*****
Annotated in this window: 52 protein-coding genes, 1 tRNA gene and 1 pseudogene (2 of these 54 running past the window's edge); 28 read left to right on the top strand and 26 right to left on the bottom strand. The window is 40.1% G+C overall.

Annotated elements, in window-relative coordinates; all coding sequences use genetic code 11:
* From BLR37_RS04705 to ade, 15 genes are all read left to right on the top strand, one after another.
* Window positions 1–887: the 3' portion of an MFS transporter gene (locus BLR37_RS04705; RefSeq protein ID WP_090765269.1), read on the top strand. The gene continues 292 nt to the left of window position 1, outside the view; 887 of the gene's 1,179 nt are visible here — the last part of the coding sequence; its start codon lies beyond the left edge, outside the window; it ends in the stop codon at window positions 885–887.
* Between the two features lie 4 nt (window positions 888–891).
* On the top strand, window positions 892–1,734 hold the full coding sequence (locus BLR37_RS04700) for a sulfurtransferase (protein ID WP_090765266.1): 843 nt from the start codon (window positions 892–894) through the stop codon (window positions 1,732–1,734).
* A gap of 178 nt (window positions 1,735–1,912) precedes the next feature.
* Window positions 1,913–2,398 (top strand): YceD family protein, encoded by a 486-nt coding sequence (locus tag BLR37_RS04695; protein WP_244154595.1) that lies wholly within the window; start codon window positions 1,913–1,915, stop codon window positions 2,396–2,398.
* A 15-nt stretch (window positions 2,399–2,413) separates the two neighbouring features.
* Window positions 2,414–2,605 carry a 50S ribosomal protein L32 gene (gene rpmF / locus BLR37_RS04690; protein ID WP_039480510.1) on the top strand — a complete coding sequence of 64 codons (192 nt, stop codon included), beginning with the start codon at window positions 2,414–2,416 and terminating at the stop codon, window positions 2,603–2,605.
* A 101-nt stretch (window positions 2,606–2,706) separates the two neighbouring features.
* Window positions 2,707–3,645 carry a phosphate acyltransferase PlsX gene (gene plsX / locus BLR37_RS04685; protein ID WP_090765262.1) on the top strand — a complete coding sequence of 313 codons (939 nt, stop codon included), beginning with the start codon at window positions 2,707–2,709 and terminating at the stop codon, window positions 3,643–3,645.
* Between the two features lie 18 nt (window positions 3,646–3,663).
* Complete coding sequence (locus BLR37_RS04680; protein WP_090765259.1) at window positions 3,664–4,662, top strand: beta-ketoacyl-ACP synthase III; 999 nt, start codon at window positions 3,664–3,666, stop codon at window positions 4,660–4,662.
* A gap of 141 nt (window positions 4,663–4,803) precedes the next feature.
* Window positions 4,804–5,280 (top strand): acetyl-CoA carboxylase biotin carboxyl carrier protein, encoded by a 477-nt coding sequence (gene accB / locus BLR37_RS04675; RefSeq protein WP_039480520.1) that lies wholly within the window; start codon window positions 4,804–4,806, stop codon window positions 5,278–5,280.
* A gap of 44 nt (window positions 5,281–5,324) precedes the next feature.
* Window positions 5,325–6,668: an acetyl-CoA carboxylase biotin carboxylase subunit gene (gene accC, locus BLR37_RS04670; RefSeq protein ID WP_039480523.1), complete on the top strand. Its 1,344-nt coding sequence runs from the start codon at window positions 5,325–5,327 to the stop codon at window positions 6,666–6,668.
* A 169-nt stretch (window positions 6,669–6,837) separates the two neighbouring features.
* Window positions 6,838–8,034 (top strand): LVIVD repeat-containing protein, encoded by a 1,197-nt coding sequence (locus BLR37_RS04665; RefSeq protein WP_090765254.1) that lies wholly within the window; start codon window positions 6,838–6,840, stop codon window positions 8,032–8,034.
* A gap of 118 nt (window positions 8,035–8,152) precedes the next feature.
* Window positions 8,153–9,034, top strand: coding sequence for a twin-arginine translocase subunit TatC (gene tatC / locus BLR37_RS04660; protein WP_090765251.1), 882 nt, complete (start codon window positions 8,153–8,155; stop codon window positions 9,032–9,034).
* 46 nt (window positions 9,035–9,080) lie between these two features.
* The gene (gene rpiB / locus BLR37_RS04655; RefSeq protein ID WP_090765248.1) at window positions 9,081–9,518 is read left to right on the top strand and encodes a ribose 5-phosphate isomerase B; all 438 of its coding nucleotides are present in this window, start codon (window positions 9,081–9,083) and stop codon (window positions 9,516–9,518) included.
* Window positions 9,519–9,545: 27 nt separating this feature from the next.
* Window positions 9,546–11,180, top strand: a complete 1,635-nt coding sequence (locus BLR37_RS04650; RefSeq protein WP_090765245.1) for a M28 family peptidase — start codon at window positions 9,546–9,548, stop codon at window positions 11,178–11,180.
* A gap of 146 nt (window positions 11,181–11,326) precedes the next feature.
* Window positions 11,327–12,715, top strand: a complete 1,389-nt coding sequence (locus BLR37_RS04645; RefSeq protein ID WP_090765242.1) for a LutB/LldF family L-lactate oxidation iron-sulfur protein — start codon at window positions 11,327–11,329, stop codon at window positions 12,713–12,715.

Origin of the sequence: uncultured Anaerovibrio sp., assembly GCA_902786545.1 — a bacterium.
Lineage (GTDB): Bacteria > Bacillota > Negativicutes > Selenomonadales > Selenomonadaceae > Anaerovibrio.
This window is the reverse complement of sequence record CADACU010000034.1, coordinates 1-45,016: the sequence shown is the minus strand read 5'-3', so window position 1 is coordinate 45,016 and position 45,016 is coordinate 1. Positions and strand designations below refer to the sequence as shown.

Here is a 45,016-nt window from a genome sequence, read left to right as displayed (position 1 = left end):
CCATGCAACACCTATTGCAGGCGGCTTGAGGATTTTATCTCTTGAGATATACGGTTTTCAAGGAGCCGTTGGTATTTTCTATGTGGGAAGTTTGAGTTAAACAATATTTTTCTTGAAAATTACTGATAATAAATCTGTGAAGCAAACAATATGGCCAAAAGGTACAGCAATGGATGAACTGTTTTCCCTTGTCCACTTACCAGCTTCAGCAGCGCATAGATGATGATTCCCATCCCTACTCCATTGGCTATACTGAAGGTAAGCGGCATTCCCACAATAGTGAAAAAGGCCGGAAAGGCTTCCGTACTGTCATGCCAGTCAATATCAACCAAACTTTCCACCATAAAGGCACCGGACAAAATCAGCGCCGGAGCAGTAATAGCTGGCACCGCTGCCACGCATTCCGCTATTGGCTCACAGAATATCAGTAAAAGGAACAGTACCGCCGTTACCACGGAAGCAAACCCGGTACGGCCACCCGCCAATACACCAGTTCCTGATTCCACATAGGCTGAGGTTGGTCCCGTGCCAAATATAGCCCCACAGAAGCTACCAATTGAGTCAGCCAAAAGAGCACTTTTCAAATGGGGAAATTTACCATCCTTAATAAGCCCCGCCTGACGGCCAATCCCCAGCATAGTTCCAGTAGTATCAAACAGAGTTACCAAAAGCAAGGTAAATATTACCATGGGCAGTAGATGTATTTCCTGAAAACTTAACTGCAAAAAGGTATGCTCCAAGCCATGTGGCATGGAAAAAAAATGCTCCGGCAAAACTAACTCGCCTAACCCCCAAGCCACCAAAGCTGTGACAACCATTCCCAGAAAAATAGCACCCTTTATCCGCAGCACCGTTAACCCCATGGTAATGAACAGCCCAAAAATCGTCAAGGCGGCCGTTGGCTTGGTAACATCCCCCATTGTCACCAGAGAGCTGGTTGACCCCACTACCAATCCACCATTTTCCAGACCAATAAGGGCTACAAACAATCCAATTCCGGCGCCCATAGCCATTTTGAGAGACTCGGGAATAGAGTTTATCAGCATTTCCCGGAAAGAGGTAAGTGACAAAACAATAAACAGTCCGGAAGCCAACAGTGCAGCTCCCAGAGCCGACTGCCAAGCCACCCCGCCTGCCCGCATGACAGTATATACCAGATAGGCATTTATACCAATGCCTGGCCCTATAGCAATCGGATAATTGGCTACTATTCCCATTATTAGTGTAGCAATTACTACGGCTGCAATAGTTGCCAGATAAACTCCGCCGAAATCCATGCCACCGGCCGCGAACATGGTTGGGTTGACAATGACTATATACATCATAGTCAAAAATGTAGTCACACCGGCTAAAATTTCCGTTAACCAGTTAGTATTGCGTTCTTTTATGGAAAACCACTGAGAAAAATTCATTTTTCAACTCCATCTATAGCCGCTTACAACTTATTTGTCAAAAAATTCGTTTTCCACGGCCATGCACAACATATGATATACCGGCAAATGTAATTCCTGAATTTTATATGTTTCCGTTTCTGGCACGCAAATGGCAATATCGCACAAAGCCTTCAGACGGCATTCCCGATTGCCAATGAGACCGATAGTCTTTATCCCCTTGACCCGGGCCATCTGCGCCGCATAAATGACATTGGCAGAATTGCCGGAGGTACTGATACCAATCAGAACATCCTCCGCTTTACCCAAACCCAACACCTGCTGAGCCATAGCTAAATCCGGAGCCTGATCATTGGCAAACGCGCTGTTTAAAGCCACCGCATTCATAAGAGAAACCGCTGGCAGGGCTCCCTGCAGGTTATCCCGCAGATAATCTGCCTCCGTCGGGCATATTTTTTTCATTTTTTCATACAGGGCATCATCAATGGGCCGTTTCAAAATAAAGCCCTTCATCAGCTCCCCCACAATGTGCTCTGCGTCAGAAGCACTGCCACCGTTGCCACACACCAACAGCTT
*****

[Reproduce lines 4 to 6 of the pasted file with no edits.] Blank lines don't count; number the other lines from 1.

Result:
* Window positions 1–887: the 3' portion of an MFS transporter gene (locus BLR37_RS04705; RefSeq protein ID WP_090765269.1), read on the top strand. The gene continues 292 nt to the left of window position 1, outside the view; 887 of the gene's 1,179 nt are visible here — the last part of the coding sequence; its start codon lies beyond the left edge, outside the window; it ends in the stop codon at window positions 885–887.
* Between the two features lie 4 nt (window positions 888–891).
* On the top strand, window positions 892–1,734 hold the full coding sequence (locus BLR37_RS04700) for a sulfurtransferase (protein ID WP_090765266.1): 843 nt from the start codon (window positions 892–894) through the stop codon (window positions 1,732–1,734).